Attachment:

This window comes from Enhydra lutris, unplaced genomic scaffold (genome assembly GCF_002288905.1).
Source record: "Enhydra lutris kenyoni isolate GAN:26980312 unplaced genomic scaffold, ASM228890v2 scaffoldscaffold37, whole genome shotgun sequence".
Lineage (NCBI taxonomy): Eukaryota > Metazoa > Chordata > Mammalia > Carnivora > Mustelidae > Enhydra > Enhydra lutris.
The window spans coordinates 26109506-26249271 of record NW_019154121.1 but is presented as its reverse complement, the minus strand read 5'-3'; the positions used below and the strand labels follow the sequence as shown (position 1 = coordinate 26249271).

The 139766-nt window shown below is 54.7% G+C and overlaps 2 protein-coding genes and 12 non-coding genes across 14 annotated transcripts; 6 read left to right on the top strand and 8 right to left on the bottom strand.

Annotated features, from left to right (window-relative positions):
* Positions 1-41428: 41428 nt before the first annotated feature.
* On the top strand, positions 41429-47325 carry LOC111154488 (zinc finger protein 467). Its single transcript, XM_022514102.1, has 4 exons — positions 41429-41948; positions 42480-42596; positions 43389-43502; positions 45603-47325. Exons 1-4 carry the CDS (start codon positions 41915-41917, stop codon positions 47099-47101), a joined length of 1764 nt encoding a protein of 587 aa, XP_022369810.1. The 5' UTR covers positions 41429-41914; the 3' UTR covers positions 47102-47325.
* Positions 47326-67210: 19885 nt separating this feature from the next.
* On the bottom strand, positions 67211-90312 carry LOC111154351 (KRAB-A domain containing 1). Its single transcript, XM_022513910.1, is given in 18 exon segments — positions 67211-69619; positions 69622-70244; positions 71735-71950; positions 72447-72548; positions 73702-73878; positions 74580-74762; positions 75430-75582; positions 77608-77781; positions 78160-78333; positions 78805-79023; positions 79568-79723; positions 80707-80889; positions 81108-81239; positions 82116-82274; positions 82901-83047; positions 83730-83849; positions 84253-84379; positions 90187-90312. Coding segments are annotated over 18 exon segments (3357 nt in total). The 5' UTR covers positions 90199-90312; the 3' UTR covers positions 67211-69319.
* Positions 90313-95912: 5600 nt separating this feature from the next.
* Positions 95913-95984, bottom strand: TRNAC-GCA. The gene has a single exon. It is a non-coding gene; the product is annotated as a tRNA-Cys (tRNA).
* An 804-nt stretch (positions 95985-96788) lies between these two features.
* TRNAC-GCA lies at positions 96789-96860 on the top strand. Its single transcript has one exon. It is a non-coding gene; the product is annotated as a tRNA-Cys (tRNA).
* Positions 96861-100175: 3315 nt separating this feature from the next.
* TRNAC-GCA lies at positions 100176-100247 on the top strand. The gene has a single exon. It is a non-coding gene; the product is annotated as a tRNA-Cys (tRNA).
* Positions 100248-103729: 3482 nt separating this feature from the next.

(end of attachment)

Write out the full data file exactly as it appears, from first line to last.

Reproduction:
This window comes from Enhydra lutris, unplaced genomic scaffold (genome assembly GCF_002288905.1).
Source record: "Enhydra lutris kenyoni isolate GAN:26980312 unplaced genomic scaffold, ASM228890v2 scaffoldscaffold37, whole genome shotgun sequence".
Lineage (NCBI taxonomy): Eukaryota > Metazoa > Chordata > Mammalia > Carnivora > Mustelidae > Enhydra > Enhydra lutris.
The window spans coordinates 26109506-26249271 of record NW_019154121.1 but is presented as its reverse complement, the minus strand read 5'-3'; the positions used below and the strand labels follow the sequence as shown (position 1 = coordinate 26249271).

The 139766-nt window shown below is 54.7% G+C and overlaps 2 protein-coding genes and 12 non-coding genes across 14 annotated transcripts; 6 read left to right on the top strand and 8 right to left on the bottom strand.

Annotated features, from left to right (window-relative positions):
* Positions 1-41428: 41428 nt before the first annotated feature.
* On the top strand, positions 41429-47325 carry LOC111154488 (zinc finger protein 467). Its single transcript, XM_022514102.1, has 4 exons — positions 41429-41948; positions 42480-42596; positions 43389-43502; positions 45603-47325. Exons 1-4 carry the CDS (start codon positions 41915-41917, stop codon positions 47099-47101), a joined length of 1764 nt encoding a protein of 587 aa, XP_022369810.1. The 5' UTR covers positions 41429-41914; the 3' UTR covers positions 47102-47325.
* Positions 47326-67210: 19885 nt separating this feature from the next.
* On the bottom strand, positions 67211-90312 carry LOC111154351 (KRAB-A domain containing 1). Its single transcript, XM_022513910.1, is given in 18 exon segments — positions 67211-69619; positions 69622-70244; positions 71735-71950; positions 72447-72548; positions 73702-73878; positions 74580-74762; positions 75430-75582; positions 77608-77781; positions 78160-78333; positions 78805-79023; positions 79568-79723; positions 80707-80889; positions 81108-81239; positions 82116-82274; positions 82901-83047; positions 83730-83849; positions 84253-84379; positions 90187-90312. Coding segments are annotated over 18 exon segments (3357 nt in total). The 5' UTR covers positions 90199-90312; the 3' UTR covers positions 67211-69319.
* Positions 90313-95912: 5600 nt separating this feature from the next.
* Positions 95913-95984, bottom strand: TRNAC-GCA. The gene has a single exon. It is a non-coding gene; the product is annotated as a tRNA-Cys (tRNA).
* An 804-nt stretch (positions 95985-96788) lies between these two features.
* TRNAC-GCA lies at positions 96789-96860 on the top strand. Its single transcript has one exon. It is a non-coding gene; the product is annotated as a tRNA-Cys (tRNA).
* Positions 96861-100175: 3315 nt separating this feature from the next.
* TRNAC-GCA lies at positions 100176-100247 on the top strand. The gene has a single exon. It is a non-coding gene; the product is annotated as a tRNA-Cys (tRNA).
* Positions 100248-103729: 3482 nt separating this feature from the next.